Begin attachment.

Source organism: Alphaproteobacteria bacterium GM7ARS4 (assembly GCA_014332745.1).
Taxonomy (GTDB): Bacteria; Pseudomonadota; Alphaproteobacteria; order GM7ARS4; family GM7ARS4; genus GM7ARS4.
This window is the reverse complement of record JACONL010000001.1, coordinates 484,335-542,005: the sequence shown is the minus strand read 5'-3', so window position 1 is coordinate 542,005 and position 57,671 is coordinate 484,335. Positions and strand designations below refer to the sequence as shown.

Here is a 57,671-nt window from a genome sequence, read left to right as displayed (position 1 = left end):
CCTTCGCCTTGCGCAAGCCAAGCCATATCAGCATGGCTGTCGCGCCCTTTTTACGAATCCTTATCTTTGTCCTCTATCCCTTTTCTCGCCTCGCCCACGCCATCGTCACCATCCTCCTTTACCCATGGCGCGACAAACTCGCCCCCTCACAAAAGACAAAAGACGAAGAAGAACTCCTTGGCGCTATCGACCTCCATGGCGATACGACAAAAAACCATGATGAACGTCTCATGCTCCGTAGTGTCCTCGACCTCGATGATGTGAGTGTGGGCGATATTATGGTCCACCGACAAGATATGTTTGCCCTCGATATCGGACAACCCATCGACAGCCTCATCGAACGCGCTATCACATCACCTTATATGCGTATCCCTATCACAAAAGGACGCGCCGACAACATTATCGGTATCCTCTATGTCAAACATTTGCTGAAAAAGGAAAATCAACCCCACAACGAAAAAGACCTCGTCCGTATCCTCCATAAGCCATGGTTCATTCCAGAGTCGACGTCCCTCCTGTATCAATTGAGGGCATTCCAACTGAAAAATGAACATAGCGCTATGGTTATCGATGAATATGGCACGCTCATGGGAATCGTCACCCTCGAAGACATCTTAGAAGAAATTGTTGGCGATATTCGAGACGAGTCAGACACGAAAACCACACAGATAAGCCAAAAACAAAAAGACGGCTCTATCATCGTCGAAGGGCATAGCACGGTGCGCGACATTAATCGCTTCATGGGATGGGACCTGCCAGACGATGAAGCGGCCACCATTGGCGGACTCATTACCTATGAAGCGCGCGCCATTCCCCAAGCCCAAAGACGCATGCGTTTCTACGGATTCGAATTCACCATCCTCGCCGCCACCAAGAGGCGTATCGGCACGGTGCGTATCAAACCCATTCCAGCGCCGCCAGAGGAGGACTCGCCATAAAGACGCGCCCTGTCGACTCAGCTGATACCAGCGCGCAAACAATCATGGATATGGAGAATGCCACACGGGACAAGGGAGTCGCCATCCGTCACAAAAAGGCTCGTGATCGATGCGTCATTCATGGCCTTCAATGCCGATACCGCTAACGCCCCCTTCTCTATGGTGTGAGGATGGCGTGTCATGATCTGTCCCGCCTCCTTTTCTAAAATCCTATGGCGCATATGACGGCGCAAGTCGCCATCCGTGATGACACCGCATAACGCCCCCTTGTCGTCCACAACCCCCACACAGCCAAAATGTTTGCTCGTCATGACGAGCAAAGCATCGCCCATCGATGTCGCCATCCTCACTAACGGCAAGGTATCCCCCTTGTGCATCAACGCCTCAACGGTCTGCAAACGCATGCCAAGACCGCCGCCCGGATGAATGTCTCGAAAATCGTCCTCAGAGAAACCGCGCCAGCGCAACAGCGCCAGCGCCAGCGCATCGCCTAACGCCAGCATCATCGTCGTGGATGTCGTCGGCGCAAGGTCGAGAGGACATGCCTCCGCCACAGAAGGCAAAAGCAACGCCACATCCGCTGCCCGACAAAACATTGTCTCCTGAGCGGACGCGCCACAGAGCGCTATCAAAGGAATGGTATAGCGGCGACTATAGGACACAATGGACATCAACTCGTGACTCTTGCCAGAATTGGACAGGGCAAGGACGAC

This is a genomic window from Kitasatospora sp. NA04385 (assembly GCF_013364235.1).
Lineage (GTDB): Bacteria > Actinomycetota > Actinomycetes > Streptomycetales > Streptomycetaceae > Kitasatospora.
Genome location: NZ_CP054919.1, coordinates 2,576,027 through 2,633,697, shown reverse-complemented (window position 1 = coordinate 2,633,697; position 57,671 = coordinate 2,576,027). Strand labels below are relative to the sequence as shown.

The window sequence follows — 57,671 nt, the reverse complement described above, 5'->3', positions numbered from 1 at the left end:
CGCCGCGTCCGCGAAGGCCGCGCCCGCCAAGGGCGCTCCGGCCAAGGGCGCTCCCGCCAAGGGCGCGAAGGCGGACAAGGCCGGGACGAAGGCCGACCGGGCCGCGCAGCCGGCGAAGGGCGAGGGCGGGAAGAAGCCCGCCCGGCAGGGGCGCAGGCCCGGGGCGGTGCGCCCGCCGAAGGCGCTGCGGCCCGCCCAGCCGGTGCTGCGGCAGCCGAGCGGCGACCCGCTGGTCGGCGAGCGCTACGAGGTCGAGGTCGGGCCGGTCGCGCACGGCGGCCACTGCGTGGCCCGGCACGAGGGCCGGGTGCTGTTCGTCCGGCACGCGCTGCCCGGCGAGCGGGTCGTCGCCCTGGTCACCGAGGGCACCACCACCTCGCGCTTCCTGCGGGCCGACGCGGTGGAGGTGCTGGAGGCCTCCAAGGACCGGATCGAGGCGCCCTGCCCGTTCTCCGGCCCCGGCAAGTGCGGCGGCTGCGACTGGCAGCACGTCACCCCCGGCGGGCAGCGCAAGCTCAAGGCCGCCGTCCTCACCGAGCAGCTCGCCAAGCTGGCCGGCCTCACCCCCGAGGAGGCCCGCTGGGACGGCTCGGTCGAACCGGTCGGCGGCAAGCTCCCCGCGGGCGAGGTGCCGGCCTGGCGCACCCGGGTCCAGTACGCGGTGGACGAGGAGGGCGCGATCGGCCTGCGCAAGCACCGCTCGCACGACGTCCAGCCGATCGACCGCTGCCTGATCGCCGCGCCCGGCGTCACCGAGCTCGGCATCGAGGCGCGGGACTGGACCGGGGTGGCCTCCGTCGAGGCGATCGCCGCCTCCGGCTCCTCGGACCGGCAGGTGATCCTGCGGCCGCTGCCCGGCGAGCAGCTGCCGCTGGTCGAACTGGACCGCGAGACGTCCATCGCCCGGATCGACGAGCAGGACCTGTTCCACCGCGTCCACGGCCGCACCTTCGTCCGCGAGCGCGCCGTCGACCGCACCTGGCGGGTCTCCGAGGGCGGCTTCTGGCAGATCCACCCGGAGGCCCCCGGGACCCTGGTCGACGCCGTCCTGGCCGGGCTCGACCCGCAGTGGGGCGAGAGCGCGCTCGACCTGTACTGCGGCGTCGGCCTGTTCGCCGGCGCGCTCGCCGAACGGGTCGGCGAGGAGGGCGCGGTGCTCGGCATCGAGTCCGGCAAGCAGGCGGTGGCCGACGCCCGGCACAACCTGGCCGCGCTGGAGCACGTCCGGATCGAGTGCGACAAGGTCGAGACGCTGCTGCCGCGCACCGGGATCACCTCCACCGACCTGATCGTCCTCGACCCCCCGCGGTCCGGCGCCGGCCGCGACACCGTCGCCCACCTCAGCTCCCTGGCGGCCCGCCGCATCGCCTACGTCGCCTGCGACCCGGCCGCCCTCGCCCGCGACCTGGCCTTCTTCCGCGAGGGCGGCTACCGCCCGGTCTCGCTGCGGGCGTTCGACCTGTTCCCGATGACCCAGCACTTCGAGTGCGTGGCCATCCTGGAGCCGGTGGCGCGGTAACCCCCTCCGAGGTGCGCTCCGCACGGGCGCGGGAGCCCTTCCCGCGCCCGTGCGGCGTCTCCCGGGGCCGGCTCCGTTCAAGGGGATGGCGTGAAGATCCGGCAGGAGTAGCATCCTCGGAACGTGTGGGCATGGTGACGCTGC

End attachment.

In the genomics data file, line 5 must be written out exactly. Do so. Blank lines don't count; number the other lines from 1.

CCTTCGCCTTGCGCAAGCCAAGCCATATCAGCATGGCTGTCGCGCCCTTTTTACGAATCCTTATCTTTGTCCTCTATCCCTTTTCTCGCCTCGCCCACGCCATCGTCACCATCCTCCTTTACCCATGGCGCGACAAACTCGCCCCCTCACAAAAGACAAAAGACGAAGAAGAACTCCTTGGCGCTATCGACCTCCATGGCGATACGACAAAAAACCATGATGAACGTCTCATGCTCCGTAGTGTCCTCGACCTCGATGATGTGAGTGTGGGCGATATTATGGTCCACCGACAAGATATGTTTGCCCTCGATATCGGACAACCCATCGACAGCCTCATCGAACGCGCTATCACATCACCTTATATGCGTATCCCTATCACAAAAGGACGCGCCGACAACATTATCGGTATCCTCTATGTCAAACATTTGCTGAAAAAGGAAAATCAACCCCACAACGAAAAAGACCTCGTCCGTATCCTCCATAAGCCATGGTTCATTCCAGAGTCGACGTCCCTCCTGTATCAATTGAGGGCATTCCAACTGAAAAATGAACATAGCGCTATGGTTATCGATGAATATGGCACGCTCATGGGAATCGTCACCCTCGAAGACATCTTAGAAGAAATTGTTGGCGATATTCGAGACGAGTCAGACACGAAAACCACACAGATAAGCCAAAAACAAAAAGACGGCTCTATCATCGTCGAAGGGCATAGCACGGTGCGCGACATTAATCGCTTCATGGGATGGGACCTGCCAGACGATGAAGCGGCCACCATTGGCGGACTCATTACCTATGAAGCGCGCGCCATTCCCCAAGCCCAAAGACGCATGCGTTTCTACGGATTCGAATTCACCATCCTCGCCGCCACCAAGAGGCGTATCGGCACGGTGCGTATCAAACCCATTCCAGCGCCGCCAGAGGAGGACTCGCCATAAAGACGCGCCCTGTCGACTCAGCTGATACCAGCGCGCAAACAATCATGGATATGGAGAATGCCACACGGGACAAGGGAGTCGCCATCCGTCACAAAAAGGCTCGTGATCGATGCGTCATTCATGGCCTTCAATGCCGATACCGCTAACGCCCCCTTCTCTATGGTGTGAGGATGGCGTGTCATGATCTGTCCCGCCTCCTTTTCTAAAATCCTATGGCGCATATGACGGCGCAAGTCGCCATCCGTGATGACACCGCATAACGCCCCCTTGTCGTCCACAACCCCCACACAGCCAAAATGTTTGCTCGTCATGACGAGCAAAGCATCGCCCATCGATGTCGCCATCCTCACTAACGGCAAGGTATCCCCCTTGTGCATCAACGCCTCAACGGTCTGCAAACGCATGCCAAGACCGCCGCCCGGATGAATGTCTCGAAAATCGTCCTCAGAGAAACCGCGCCAGCGCAACAGCGCCAGCGCCAGCGCATCGCCTAACGCCAGCATCATCGTCGTGGATGTCGTCGGCGCAAGGTCGAGAGGACATGCCTCCGCCACAGAAGGCAAAAGCAACGCCACATCCGCTGCCCGACAAAACATTGTCTCCTGAGCGGACGCGCCACAGAGCGCTATCAAAGGAATGGTATAGCGGCGACTATAGGACACAATGGACATCAACTCGTGACTCTTGCCAGAATTGGACAGGGCAAGGACGAC